Your child's doctor will perform an exam and ask questions about your child's bowel movements. He or she might recommend one or more of the following tests to diagnose or rule out Hirschsprung's disease:
Abdominal X-ray using a contrast dye. Barium or another contrast dye is placed into the bowel through a special tube inserted in the rectum. The barium fills and coats the lining of the bowel, creating a clear silhouette of the colon and rectum.
The X-ray will often show a clear contrast between the narrow section of bowel without nerves and the normal but often swollen section of bowel behind it.
- Measuring control of the muscles around the rectum. A manometry test is typically done on older children and adults. The doctor inflates a balloon inside the rectum. The surrounding muscle should relax as a result. If it doesn't, Hirschsprung's disease could be the cause.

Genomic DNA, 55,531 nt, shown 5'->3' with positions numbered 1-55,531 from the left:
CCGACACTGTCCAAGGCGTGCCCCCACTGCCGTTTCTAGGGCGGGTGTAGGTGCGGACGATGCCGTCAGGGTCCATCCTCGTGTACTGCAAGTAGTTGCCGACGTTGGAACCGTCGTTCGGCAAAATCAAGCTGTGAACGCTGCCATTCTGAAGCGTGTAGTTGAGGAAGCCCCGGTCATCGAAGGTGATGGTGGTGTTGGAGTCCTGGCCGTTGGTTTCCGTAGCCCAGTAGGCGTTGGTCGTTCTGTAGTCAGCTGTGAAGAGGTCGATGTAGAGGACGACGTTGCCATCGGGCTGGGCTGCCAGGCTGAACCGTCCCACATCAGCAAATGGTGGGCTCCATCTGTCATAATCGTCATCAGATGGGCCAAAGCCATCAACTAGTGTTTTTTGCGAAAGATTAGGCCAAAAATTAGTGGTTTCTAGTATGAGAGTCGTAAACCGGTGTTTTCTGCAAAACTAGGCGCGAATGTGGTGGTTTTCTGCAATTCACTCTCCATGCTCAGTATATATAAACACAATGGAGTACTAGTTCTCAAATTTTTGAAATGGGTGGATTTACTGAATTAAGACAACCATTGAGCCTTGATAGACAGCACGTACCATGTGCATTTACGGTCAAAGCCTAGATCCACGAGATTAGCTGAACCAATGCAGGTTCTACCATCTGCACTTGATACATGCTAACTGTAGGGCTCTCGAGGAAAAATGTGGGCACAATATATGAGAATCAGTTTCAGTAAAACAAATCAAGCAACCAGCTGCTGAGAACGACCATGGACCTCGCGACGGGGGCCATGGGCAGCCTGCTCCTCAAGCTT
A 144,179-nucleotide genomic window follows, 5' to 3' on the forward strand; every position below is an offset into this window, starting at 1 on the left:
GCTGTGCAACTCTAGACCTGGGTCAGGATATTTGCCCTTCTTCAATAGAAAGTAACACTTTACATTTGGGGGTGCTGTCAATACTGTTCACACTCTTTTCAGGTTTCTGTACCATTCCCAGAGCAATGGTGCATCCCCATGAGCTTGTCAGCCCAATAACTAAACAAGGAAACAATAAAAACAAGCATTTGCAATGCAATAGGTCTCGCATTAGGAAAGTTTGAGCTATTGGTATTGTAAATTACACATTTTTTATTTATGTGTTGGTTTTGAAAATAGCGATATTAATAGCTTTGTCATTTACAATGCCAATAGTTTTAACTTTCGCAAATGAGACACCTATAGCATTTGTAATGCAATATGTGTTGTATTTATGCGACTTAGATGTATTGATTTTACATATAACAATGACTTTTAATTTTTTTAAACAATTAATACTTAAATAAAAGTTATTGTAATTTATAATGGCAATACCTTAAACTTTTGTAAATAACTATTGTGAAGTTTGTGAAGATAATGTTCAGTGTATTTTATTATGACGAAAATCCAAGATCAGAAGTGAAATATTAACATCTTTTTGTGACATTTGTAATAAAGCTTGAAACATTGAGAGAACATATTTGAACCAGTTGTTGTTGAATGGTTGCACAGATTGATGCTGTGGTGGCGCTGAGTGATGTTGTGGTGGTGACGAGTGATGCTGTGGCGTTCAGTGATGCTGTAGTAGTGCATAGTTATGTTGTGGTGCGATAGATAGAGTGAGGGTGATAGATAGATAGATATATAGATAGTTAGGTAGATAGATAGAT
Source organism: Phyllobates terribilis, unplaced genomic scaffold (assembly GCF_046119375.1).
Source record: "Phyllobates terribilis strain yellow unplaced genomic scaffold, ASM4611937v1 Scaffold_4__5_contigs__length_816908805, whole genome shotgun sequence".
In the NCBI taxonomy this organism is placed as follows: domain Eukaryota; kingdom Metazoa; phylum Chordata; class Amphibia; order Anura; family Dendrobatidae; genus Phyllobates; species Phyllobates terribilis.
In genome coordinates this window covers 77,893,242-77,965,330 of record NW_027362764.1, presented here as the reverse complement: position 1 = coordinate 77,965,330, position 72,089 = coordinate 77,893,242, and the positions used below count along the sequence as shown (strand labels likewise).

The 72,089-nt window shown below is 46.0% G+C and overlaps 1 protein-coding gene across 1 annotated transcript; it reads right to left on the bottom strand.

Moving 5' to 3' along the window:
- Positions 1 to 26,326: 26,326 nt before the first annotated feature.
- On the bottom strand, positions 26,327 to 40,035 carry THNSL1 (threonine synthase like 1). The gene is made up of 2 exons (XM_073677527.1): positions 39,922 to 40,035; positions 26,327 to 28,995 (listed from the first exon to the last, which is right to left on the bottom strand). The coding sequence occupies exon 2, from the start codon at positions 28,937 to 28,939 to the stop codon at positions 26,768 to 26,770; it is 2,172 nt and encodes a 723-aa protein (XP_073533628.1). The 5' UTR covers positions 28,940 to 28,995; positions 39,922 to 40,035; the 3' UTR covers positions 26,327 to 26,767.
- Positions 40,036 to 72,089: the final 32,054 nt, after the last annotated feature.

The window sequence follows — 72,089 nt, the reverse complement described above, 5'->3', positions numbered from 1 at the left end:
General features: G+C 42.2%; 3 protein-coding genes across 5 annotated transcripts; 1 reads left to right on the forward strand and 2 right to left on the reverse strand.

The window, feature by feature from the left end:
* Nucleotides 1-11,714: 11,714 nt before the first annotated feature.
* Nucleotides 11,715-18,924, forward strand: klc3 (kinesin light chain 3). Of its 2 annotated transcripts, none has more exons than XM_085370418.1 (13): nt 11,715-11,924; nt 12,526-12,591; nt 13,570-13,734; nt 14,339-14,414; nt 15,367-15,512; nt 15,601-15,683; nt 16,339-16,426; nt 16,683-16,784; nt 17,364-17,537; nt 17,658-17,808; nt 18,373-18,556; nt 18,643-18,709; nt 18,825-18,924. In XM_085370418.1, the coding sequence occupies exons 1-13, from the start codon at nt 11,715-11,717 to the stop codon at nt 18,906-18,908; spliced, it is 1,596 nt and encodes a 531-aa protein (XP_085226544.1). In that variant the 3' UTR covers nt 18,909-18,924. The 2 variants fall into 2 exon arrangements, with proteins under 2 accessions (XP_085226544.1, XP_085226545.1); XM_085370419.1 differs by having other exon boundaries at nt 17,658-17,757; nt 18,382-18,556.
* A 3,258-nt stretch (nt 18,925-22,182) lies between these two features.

- Removing a sample of colon tissue for testing (biopsy). This is the surest way to identify Hirschsprung's disease. A biopsy sample can be collected using a suction device, then examined under a microscope to determine whether nerve cells are missing.
July 12, 2016
- What I need to know about Hischsprung disease. National Institute for Diabetes and Digestive and Kidney Disease. http://digestive.niddk.nih.gov/ddiseases/pubs/hirschsprungs_ez/. Accessed Jan. 6, 2016.
- Wesson, DE. Congenital aganglionic megacolon (Hirschsprung disease). http://www.uptodate.com/home. Accessed Jan. 6, 2016.
- Tjaden NEB, et al. The developmental etiology and pathogenesis of Hirschsprung disease. Translational Research. 2013;162:1.